To put the impact of this decree into context it is worse a brief look at the academic discourse surrounding the relationship between ICTs and economic development. Howard (2007) argues that digital communication techonologies play a critical role in economic and political development whilst Lugo-Ocando (2008) recognises the direct links between economic wealth and the development of an information society in Latin America. The role of the internet in development should not be underplayed. Stratton (2000) argues that it promotes non-english cuture to the world through cyberspace as webpages, podcasts and blogs have, espcially in the case of Venezuela,  created imagined communities and greater connectivity between everyday people.

In my opinion this decree will inhibit development and increase the digital divide between the internet ‘haves’ and ‘have nots’ both within South America and with the rest of the world. Castells (2000) has already warned that the ‘network society’ is creating wider economic and social disparities across the globe and singled out South America as a continent that could become ‘fourth world’ because of its limited technological advancements. This decree stands directly opposed to media development discourse and it seems Chavez’s decree might force this Castell’s predictions to come true.

Advertisements

I read a ridiculous article in El Universal, a Venezuelan paper, today titled ‘Chávez, Correa call for regional body on media and human rights’. If any more proof was needed of Chavez’s increasingly authoritarian method of rule then this is it. President Correa of Ecuador and President Chavez of Venezuela have called for an agency that “defends governments from abuses of the press” and described the media as the greatest enemy of the socialist model. They have clearly set their sights on the media as their enemy and seek to curtail their freedom every further.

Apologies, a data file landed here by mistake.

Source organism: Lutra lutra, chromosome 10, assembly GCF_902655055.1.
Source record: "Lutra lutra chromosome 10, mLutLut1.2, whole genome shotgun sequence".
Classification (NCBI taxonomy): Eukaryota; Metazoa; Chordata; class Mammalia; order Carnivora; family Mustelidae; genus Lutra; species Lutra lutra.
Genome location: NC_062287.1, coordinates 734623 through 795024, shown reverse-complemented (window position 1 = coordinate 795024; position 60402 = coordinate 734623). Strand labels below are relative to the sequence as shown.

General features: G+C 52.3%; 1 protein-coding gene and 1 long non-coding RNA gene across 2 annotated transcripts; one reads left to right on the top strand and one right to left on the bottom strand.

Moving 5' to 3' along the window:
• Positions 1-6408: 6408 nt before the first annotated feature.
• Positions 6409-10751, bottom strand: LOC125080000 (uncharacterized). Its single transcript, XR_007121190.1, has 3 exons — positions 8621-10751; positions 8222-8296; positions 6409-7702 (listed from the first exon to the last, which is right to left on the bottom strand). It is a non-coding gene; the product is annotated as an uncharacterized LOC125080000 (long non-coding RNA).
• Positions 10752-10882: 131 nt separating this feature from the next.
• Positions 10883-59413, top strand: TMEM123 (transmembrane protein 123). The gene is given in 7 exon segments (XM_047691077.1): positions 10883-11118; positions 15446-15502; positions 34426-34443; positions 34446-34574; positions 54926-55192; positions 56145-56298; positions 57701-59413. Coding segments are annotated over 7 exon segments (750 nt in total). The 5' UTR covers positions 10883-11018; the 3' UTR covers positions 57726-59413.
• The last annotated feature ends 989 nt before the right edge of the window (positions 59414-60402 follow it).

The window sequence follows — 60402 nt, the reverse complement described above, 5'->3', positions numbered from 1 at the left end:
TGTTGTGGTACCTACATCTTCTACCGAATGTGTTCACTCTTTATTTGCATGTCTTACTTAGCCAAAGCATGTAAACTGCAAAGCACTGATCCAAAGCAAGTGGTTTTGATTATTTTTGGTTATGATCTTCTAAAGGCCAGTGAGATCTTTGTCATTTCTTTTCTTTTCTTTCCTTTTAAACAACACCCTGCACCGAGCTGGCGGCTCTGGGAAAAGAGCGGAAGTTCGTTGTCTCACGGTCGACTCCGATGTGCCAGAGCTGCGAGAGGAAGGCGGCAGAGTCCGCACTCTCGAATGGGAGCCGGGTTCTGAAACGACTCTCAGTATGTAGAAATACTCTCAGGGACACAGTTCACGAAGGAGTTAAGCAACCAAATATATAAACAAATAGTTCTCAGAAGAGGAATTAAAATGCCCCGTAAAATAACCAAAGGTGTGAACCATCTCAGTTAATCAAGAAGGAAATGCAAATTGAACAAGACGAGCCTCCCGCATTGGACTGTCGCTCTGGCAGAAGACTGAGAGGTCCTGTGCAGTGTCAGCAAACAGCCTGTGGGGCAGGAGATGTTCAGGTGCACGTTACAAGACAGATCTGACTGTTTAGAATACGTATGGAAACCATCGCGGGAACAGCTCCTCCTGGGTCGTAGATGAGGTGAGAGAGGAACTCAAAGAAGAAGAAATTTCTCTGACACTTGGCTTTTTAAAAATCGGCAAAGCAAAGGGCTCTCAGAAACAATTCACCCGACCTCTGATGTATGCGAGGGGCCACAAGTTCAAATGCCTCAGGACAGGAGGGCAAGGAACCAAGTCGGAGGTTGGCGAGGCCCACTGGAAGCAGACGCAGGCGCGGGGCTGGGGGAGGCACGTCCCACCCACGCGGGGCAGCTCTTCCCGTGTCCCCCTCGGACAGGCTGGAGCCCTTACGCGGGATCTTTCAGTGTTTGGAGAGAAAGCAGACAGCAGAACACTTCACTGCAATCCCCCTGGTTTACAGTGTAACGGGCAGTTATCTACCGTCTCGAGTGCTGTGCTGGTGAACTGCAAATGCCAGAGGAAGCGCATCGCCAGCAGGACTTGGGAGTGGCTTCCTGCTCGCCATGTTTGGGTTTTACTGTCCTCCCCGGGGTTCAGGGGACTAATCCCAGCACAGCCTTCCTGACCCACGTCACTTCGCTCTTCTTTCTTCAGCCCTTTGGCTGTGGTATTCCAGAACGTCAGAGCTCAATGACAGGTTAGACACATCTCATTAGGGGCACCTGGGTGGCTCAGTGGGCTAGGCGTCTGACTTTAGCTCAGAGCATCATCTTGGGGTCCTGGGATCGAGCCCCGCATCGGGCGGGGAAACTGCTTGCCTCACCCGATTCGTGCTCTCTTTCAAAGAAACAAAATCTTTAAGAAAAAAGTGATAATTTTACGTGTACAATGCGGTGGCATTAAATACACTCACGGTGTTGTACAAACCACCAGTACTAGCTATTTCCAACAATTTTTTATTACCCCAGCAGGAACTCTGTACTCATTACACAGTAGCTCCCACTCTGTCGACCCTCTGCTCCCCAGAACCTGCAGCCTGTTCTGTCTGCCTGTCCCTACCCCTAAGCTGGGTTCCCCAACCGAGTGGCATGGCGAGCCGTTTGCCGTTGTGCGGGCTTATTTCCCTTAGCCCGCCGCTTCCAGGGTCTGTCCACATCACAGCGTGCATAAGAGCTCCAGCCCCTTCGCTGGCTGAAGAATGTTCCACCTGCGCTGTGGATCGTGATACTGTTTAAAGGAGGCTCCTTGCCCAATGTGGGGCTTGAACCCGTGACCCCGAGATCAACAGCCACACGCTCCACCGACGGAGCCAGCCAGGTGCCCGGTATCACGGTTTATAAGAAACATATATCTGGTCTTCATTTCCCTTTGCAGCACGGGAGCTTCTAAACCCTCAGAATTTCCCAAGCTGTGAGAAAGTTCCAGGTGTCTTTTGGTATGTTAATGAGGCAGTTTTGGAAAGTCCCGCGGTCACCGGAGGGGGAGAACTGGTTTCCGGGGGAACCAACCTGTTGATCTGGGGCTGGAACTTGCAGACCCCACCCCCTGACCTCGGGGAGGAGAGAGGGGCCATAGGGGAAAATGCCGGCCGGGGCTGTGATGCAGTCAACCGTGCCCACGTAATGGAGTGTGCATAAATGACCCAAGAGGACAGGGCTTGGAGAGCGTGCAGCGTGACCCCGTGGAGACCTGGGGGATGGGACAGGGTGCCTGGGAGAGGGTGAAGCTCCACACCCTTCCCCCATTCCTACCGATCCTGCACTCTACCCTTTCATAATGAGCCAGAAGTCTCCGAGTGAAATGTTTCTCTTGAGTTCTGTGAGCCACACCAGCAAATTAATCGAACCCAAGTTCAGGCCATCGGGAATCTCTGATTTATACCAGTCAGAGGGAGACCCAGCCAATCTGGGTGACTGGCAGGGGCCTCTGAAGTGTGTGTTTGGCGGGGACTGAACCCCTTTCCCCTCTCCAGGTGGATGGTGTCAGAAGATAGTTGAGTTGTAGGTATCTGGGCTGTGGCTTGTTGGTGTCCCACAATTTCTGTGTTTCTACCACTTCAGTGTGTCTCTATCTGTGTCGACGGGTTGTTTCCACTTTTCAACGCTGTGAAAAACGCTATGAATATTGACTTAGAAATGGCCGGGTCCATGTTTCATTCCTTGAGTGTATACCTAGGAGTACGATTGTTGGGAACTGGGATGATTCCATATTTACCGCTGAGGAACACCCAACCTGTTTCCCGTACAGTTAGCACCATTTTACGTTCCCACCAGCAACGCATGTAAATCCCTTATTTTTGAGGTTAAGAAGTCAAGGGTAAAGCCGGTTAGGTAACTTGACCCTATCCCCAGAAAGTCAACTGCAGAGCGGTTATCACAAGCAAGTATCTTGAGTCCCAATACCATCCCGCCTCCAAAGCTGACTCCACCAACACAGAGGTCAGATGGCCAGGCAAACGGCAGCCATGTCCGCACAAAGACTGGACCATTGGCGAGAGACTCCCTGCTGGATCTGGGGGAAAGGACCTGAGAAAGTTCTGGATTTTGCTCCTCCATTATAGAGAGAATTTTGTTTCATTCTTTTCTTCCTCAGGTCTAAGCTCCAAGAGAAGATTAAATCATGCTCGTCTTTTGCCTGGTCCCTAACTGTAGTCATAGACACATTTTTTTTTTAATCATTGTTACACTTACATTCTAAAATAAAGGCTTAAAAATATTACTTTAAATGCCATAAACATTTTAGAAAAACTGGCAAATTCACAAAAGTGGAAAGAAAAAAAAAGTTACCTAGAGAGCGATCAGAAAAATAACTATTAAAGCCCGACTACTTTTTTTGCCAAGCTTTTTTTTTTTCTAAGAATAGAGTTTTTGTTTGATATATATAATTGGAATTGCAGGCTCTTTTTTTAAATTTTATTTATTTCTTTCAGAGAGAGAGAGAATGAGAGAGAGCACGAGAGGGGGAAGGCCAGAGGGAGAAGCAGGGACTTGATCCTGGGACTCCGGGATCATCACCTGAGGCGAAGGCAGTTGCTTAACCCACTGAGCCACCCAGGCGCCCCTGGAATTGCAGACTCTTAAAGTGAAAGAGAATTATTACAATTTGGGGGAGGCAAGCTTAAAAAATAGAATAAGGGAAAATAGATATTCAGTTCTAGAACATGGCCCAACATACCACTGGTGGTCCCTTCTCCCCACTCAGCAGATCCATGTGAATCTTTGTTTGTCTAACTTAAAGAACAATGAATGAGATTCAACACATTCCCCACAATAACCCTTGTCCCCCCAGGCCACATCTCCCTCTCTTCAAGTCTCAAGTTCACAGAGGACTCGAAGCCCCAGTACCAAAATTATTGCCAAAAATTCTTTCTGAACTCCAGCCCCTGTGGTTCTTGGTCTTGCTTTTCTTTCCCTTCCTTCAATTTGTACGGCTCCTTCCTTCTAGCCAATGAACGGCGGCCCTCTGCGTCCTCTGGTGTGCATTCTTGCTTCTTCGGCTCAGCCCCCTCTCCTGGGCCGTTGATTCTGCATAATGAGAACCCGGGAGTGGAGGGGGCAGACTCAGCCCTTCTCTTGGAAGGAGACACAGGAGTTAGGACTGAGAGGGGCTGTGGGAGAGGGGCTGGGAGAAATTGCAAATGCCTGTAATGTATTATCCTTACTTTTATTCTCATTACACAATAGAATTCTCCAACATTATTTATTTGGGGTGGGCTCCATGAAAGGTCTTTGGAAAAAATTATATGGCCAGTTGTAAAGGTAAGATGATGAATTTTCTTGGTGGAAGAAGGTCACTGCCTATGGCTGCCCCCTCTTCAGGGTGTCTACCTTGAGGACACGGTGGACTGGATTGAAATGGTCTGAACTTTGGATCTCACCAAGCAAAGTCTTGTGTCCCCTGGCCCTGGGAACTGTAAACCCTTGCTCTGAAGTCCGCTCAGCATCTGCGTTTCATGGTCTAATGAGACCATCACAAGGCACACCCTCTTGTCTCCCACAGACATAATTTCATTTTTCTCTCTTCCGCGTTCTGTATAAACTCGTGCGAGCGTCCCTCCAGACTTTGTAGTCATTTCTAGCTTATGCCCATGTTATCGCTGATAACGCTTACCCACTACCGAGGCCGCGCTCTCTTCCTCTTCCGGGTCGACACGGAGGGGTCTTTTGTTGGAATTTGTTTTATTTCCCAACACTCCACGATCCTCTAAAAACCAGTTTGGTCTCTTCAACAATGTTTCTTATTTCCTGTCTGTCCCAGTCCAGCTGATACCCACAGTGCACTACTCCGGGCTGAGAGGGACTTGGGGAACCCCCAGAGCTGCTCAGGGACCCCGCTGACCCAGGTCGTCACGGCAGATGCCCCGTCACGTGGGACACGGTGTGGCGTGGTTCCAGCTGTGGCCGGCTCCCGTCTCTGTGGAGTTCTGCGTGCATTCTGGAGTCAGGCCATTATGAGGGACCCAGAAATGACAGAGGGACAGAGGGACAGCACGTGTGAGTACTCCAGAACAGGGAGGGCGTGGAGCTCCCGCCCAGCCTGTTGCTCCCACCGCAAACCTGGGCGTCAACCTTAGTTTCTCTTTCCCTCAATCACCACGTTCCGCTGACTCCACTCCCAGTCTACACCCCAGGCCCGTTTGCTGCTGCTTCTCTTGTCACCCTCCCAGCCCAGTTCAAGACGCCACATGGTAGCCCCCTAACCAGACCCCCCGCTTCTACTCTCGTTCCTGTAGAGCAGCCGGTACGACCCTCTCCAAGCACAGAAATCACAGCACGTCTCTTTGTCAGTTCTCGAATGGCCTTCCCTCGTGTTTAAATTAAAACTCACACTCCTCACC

Correa claimed that these new measures were aimed at tackling corruption within the media industry and came out with fighting talk:

‘We have to confront and defeat this great, unpunished power … and punish those abuses that are committed in the name of freedom of expression.’

Both presidents have accused the media of following the dictates of the opposition and distorting information in an effort to harm their governments. Chavez has effectively intimidated the media into submission with only a few mavericks continuing to defy him. This latest announcement shows that his regime will not tolerate any kind of criticism in the future.

Here is the link to the article. In my opinion it is a step closer to full media censorship taking hold in Latin America and is extremely worrying…

President Chavez presenting 'Alo Presidente'. His programmes are notorious for spoteneity and longevity - He once talked for more than eight hours non-stop. Photo courtesy of - http://www.alopresidente.gob.ve/

President Chavez presenting 'Alo Presidente'. His programmes are notorious for spoteneity and longevity - He once talked for more than eight hours non-stop. Photo courtesy of - http://www.alopresidente.gob.ve/

Venezuelan President Hugo Chávez has been celebrating this week as his television and radio program ‘Alo Presidente’ marked its 10th anniversary. The program, which goes out live every Sunday, is watched by both supporters and opponents of the Chavez regime. The show involves the unveiling of new policies, retorts to criticisms, lambasting foreign and opposition leaders, live phone-ins from a carefully selected audience and even celebrity guests. These guests have been as diverse as Diego Maradona and Danny Glover to a live phone call to best chum Fidel Castro. It has become an arena for Chavez to strengthen his loyal support base and further manipulate the power of the media for his own gain. He has truly developed the Chavez ‘brand’. The BBC’s Will Grant sums up the programme aptly:

 “Whether Venezuelans dismiss Alo Presidente as a crude propaganda tool or consider it the best thing on television, the programme looks set to remain on air for as long as Mr Chavez remains in office.”